Make your own aviation cable(s)

I didn’t want to wait any longer for replacement aviation cables to be available for my AC200 so I decided to make one (input side) myself. It turned out well and my first attempt was to simply duplicate the original OEM unit that came with the AC200. I will make some longer versions in the future. Links below are for the items needed to build. Fairly easy and just remember to always have the positive wire on Pin number 1 of the avaiation connector and positive on the flat side of the XT90.

The cable was a little hard to find (2 conductor pure copper, tinned in silicone insulation contained in round flexible insulation) but the one I chose is 14 ga which is one size larger than the OEM wires and is more flexible as well. I bought 30’ but you can purchase as little as 10’.

The gender of the Weipu connector contacts can be swapped from one piece to the next so you can use this connector for the aviation output or input cable. There is a small silver snap ring that you carefully pry out to remove the contacts to swap to the other housing.…/ref=ppx_yo_dt_b_asin_title_o00……/ref=ppx_yo_dt_b_asin_title_o00……/ref=ppx_yo_dt_b_search_asin…

This little gem is worth its weight in gold when making cables but is not a necessity:…/ref=ppx_yo_dt_b_search_asin…

Here is a pic of the included OEM cable and the cable I made. The cable I made is on the bottom. Notice the thicker wire cable. The OEM XT90 molded connector is definitely nicer, but I made do with a piece of heavy duty shrink tube which worked faily well


Excellent write up @Scott-Benson. Thanks for sharing man


Thanks Scott. I ordered the same XT connectors and wire to extend my solar cables and extend to the battery for 12V charging to a 12 to 24 DC to DC converter, but haven’t installed yet.

I would use a larger wire from the battery to the 12V to 24V converter. If the converter is with a couple of feet of the battery, you should be able to get away with 10ga. wire. If more than 2 feet, I would use 8ga or 6 ga. since that is where your largest load will be. The out put from the converter will be at 24 volts and you can then use lighter ga. wire. The closer you can mount the converter to your battery connection source the better.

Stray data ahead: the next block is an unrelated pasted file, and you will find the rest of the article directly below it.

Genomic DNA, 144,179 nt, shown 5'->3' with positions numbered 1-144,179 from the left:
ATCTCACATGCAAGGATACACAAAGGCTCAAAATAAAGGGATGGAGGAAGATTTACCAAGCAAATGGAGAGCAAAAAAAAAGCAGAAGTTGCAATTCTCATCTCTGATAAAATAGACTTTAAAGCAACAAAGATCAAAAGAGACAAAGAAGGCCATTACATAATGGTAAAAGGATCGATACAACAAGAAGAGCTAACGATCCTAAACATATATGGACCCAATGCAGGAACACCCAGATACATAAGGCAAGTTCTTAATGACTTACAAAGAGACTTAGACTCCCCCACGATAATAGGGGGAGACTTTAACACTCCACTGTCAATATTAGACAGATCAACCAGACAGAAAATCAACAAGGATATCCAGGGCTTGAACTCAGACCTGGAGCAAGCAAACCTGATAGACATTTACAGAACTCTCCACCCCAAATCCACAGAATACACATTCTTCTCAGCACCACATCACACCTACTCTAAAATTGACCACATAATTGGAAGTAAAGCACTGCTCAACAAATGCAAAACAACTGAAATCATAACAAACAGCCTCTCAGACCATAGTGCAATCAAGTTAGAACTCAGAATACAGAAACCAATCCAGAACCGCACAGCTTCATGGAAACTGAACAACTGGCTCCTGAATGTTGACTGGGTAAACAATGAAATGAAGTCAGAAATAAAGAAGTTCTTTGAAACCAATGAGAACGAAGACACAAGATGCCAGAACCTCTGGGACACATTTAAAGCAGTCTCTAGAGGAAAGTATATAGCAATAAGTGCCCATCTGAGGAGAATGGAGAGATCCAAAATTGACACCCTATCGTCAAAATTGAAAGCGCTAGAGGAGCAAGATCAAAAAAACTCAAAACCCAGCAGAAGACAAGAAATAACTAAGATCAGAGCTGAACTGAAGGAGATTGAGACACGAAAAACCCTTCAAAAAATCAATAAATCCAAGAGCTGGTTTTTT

Good idea. Shouldn’t the Bluetti only draw 8.5 A x 24V/12V = +/-17 Amps? At 20 Amps, and 15 ft length (the battery is actually between the seats in the floor on our Dodge ProMaster so I think the run will be about 10 -15 ft), the chart I have says 10 AWG is OK for less than 3% voltage drop, but since its a pretty short run, I can see upgrading to 8 AWG to be safe and maximize amps getting to Bluetti.

The Bluetti is going to pull 12 amps because that is the max charging amps allowed.

You are going to be pulling around 50 amps on the input side and 12 amps on the output side. The input side is the one that you want to focus the heavy gauge short run wired on. You can run the output on 10 to 12 ga at 12 amps over 15 feet no problem

You will also be seeing around a 575 watt charge rate. You want to verify that your wires are not getting warm as well as the converter itself

The price of these came down to the point where I may buy one:

Thank you for taking the time to write/share this. One week before our planned departure for a month-long trip as we were scrambling to finish Phase I of our campervan build, my husband realized he did not ordered the OEM cable when he thought he had. He ordered one but we knew it would not arrive in time. Your post plus our Prime membership saved us … 2.5 years after you posted it.

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@tcnkla Thats awesome news! And thank goodness your hubby is a little mcgiver! :rofl: